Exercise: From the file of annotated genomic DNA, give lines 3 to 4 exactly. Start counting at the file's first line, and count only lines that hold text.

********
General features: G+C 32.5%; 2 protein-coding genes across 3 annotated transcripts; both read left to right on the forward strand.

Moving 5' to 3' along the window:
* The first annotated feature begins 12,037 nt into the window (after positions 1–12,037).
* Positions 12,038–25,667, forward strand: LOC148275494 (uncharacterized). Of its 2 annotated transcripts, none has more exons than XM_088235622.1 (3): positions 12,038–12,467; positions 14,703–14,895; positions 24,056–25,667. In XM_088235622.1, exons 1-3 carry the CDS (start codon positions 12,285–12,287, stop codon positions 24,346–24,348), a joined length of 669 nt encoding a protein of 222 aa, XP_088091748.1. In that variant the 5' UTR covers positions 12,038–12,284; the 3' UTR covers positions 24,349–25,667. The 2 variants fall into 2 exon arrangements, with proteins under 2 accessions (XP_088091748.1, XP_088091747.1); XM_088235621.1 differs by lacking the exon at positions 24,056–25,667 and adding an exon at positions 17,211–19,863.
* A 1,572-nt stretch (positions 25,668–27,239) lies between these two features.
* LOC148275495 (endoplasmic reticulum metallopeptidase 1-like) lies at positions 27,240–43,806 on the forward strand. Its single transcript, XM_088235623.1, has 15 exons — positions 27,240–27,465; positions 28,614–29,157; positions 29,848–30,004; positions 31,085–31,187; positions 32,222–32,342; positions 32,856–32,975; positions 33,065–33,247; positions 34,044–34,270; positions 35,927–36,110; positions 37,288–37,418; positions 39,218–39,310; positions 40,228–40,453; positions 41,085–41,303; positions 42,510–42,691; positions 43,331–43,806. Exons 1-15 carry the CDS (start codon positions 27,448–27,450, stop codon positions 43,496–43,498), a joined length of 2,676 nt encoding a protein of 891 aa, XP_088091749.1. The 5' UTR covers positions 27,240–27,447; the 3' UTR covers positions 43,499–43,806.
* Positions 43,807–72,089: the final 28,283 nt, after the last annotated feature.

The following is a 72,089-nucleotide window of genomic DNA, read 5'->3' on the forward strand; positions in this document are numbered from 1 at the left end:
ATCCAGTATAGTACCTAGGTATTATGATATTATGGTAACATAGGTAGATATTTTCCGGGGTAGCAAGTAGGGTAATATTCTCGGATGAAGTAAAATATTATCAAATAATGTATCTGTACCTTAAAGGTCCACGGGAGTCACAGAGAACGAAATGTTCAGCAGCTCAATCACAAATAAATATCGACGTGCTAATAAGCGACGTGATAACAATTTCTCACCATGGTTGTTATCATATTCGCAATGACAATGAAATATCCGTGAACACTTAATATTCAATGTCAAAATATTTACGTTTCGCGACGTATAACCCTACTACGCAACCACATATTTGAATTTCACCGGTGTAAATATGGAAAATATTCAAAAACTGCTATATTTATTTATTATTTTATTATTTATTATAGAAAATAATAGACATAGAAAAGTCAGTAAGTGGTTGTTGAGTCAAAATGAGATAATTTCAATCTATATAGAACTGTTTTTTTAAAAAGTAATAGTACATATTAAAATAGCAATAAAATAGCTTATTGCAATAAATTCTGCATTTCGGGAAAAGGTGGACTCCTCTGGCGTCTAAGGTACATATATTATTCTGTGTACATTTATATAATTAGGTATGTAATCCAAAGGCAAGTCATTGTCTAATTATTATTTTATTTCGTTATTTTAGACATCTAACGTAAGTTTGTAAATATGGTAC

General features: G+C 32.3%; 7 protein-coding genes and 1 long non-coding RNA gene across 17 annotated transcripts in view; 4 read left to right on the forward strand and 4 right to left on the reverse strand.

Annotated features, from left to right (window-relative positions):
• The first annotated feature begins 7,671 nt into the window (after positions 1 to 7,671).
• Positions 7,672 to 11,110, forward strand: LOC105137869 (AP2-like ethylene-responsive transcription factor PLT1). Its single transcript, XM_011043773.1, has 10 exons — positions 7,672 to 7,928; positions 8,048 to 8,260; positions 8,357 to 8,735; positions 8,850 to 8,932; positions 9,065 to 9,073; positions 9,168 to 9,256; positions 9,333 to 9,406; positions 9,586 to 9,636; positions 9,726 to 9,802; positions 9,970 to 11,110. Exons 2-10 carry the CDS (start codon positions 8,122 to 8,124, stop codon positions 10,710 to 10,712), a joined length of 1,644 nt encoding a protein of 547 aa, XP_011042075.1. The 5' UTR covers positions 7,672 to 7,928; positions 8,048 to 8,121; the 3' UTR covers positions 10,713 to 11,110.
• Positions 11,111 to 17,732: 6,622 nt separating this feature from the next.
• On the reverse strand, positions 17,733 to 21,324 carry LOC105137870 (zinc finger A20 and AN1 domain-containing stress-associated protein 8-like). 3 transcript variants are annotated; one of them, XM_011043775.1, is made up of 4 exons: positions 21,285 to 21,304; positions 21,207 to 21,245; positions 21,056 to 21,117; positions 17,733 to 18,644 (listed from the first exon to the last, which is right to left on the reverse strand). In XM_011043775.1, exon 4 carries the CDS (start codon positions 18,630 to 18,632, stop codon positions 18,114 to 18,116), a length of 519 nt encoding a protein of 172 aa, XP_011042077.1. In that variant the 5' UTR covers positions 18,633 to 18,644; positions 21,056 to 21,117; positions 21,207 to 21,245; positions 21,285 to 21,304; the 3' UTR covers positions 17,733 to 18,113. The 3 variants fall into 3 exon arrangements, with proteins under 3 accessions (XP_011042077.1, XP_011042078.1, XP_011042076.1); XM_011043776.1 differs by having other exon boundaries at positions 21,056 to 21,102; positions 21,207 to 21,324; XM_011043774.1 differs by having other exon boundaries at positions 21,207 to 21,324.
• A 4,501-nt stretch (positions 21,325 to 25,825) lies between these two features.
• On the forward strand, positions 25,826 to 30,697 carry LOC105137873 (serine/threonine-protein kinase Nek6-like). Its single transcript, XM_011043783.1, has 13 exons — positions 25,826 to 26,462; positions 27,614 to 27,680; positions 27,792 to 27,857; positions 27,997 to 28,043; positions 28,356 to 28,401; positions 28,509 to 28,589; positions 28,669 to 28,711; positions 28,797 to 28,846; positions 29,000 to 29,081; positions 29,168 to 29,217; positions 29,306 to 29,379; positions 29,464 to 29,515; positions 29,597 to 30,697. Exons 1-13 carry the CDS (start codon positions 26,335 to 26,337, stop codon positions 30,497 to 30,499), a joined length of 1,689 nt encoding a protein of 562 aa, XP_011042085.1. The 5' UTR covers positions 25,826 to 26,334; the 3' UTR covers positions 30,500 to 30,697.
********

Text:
* The first annotated feature begins 12,037 nt into the window (after positions 1–12,037).
* Positions 12,038–25,667, forward strand: LOC148275494 (uncharacterized). Of its 2 annotated transcripts, none has more exons than XM_088235622.1 (3): positions 12,038–12,467; positions 14,703–14,895; positions 24,056–25,667. In XM_088235622.1, exons 1-3 carry the CDS (start codon positions 12,285–12,287, stop codon positions 24,346–24,348), a joined length of 669 nt encoding a protein of 222 aa, XP_088091748.1. In that variant the 5' UTR covers positions 12,038–12,284; the 3' UTR covers positions 24,349–25,667. The 2 variants fall into 2 exon arrangements, with proteins under 2 accessions (XP_088091748.1, XP_088091747.1); XM_088235621.1 differs by lacking the exon at positions 24,056–25,667 and adding an exon at positions 17,211–19,863.